Artist: Richard Hawkins
Venue: Richard Telles, Los Angeles
Date: May 18 – June 22, 2013
Full gallery of images, press release and link available after the jump.
Images courtesy of Richard Telles, Los Angeles
Richard Telles presents new paintings and a large pagoda sculpture by Richard Hawkins, his 10th solo exhibition with the gallery.
For his new suite of “Night Gallery” paintings, Hawkins depicts interior antechambers on whose walls lurk pictures of smug and disapproving old haggards, electric pink ladyboys, and willowy ephebes – all hung jerky-janky salon style on bright fat carnival-colored walls. Other smaller “Rainbow Room” paintings take the viewer into more spare quarters, containing only Hawkins’ trademark tri-colored trash barrels billowing smoke and darkened somber windows or, occasionally, handsome youths perched behind gloryholes like Adults-Only versions of kissing-booths. The pagoda sculpture on view, standing over eight feet high on a black table, acts as a possible fulcrum to the exhibition as well as the sculptural shell for the paintings.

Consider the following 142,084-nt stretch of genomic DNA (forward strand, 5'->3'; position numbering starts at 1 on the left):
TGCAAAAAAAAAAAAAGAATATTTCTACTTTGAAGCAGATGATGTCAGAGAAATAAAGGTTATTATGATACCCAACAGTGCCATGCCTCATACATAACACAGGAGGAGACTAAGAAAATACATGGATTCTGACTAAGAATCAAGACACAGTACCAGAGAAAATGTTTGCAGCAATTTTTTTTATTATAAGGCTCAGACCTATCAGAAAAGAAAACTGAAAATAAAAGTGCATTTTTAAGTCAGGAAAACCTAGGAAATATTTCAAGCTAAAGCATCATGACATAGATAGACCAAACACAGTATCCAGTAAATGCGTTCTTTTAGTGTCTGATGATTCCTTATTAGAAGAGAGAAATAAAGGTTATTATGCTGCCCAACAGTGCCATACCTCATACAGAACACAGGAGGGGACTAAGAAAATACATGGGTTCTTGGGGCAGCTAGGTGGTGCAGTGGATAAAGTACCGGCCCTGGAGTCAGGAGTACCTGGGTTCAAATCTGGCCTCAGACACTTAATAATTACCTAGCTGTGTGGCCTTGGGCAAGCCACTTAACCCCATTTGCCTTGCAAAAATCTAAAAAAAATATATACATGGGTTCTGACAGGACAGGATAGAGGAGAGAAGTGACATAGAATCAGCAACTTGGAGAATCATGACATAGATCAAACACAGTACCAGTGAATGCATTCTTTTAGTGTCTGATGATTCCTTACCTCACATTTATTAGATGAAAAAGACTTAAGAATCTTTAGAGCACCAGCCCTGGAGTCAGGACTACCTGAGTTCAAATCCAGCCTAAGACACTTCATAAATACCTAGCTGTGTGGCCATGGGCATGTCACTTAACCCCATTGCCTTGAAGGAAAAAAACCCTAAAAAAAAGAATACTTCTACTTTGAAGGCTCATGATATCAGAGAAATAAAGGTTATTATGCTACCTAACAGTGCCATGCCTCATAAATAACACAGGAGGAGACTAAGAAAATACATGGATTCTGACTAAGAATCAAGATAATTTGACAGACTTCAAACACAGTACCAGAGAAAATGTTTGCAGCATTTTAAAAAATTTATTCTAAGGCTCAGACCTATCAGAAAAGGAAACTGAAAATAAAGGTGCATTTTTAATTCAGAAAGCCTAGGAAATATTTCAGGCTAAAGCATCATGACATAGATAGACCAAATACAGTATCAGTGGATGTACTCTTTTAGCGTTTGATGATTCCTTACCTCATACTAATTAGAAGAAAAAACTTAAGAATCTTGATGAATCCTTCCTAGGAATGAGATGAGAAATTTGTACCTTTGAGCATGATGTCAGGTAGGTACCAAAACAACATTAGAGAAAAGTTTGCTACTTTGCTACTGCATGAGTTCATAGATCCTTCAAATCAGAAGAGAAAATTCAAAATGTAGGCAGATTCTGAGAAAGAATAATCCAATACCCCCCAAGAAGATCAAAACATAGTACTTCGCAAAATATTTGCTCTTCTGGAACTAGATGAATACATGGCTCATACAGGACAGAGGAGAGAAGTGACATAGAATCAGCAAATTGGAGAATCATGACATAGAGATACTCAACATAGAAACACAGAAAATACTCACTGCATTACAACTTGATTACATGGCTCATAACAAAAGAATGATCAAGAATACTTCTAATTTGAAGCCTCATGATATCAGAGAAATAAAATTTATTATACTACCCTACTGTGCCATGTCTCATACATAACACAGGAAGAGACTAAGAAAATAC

Surveying these works, the viewer becomes a tourist in an epithumetic dystopia, the pagoda sculpture its primary spectacle. Named “Smut Palace”, the multi-tiered Orientalist structure, built from cardboard, wood and paint, shelters different floors under its scalloped eaves, slaking different desires and (dis)comforts on every level (signs on the outside offer “Massage”, an “Adult Arcade”, a “Head Shop” …). The desires addressed within, aside from what the pagoda’s signs offer, skim the surface of lurid exoticist memoires, alluding to a systematic traipsing through of desire itself and its implications. The particulars of those delights though are long forsaken, leaving one with the definite feeling that the party was pretty much over before it even began. Instead, we are left with Hawkins’ penchant for polychromatic embellishment in the discordant colors that fleck the pagoda itself: a profusion of chroma, equally indebted to Moreau, Bonnard and Sid & Marty Krofft, manifests the promise of pleasures better dreamed-of than sensed or spoken.
The same could be said, in regards to pleasure, of the tri-colored trashcans that punctuate the sculpture and paintings, some of which spew fat bloated clouds of grey billowing smoke. As much as a roundly horizontal tonic to the flat vertical strips of the paintings, they are curious flourishes to Hawkins’s narrative. Smoke, that intangible state of matter, permeates as an absent stench and without knowing what (exactly) is being burned, or what might happen (or has already long-since happened) (or almost but not quite happened) in every cubicle and dusty corner portrayed, Hawkins expands upon his career-long labyrinth of decadent preoccupations in this exhibition, self-referencing the history of his own practice as much he is garnishing it —or corrupting it—for the future.